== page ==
An article in the Detroit Free Press
notes that, a week ago, a man was attacked outside a restaurant by two fans of Kid Rock for his less-than-glowing opinion of the recording artist.
As the article sets it up:
Birmingham Police say two men were talking about Kid Rock at the Townhouse Restaurant on Aug. 13 when a third man spoke up and said he was not a fan of the local artist.
The two men then found the hater outside and apparently tried pushing his face in.
Now, we'll gladly bet a week's worth of booze that the conversation didn't find its expression in the neutral terms used in the article. We envision it was two drunken bro-dogs high-fiving each other about how much Kid Rock rules. At which point, somebody piped up with "Kid Rock blows."
Actually, it was probably even more articulate than that. Say what you will about Kid Rock, but there seems to be an almost exponentially inverse relationship between loving Kid Rock and delivering an articulate critique. Where those who love Bob Richie's music and hillbilly stage persona are likely to use such words as "bruh," "dog," and "dude," those who hate Kid Rock have an ability to list all that they hate about him in devastating detail.
Take our cover story from Jan. 3, 2007, which contained this takedown of Kid:
At the top of that list, of course, were the four weddings and a divorce, with Kid and his unblushing bride Pamela Anderson jetting around the globe for a series of hyped-to-the-max, alcohol-drenched commitment ceremonies that had all the class of stained faux-satin bed sheets. Less than three months after tying that fourth knot, the loving couple was headed for divorce court. Even more abysmal was the Kid's foray into politics, with the man formally known as Robert Richie campaigning for law-and-order, family-values Senate candidate Mike Bouchard, Oakland County's sheriff. We don't know who's more of a hypocritical opportunist with this one, the guy who rapped the immortal line "Playin' shows, fuckin' hos, Got the dope in my veins and up my nose" or the hopelessly desperate politico who accepted his support.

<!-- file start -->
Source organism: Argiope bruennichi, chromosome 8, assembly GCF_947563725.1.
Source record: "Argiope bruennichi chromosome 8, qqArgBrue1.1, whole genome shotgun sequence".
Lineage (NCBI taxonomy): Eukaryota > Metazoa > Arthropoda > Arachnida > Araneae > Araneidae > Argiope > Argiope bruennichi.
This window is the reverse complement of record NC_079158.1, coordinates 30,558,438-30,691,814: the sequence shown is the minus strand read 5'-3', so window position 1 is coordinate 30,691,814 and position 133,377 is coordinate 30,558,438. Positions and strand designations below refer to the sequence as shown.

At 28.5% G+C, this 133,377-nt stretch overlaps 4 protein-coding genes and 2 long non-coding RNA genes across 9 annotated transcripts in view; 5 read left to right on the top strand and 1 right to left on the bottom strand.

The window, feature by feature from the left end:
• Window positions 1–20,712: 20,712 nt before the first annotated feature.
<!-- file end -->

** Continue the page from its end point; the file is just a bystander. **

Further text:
Or let's roll back the clock five years and behold what onetime MT music editor Brian Smith had to say about Richie
One of the greatest d’bags in the history of pop music, to be sure. Here’s a rich white kid who stepped into inner-city Detroit, copped its music wholesale from its rappers — without proper credit — made DJ shtick (oh, the irony!) of it, and then later paraded around, hair-tossing and burping up song-after-gratuitous-song of self-congratulatory horseshit. … It’s as if everything in Kid Rock’s life and songs has been designed specifically to show others just how sweet Kid Rock is. … After Rock ditched the lame rock-rap and slipped into white trashin’, we knew it was an easy route to big bank deposits. I saw this and went, "Oh. My. God. Why isn’t everyone pointing to this guy and screeching, ‘We’re being conned and manipulated and this guy blows! He’s a fucking sock puppet in a nice Republican coat!’"
We're not saying the Freep got it wrong, but we'd lay good money the third man in Birmingham said something more like the paragraphs above to say. Because saying, "I don't like Kid Rock" isn't enough to get two Kid Rock fans to want to line-dance all over your larynx, no matter how liquored up they are.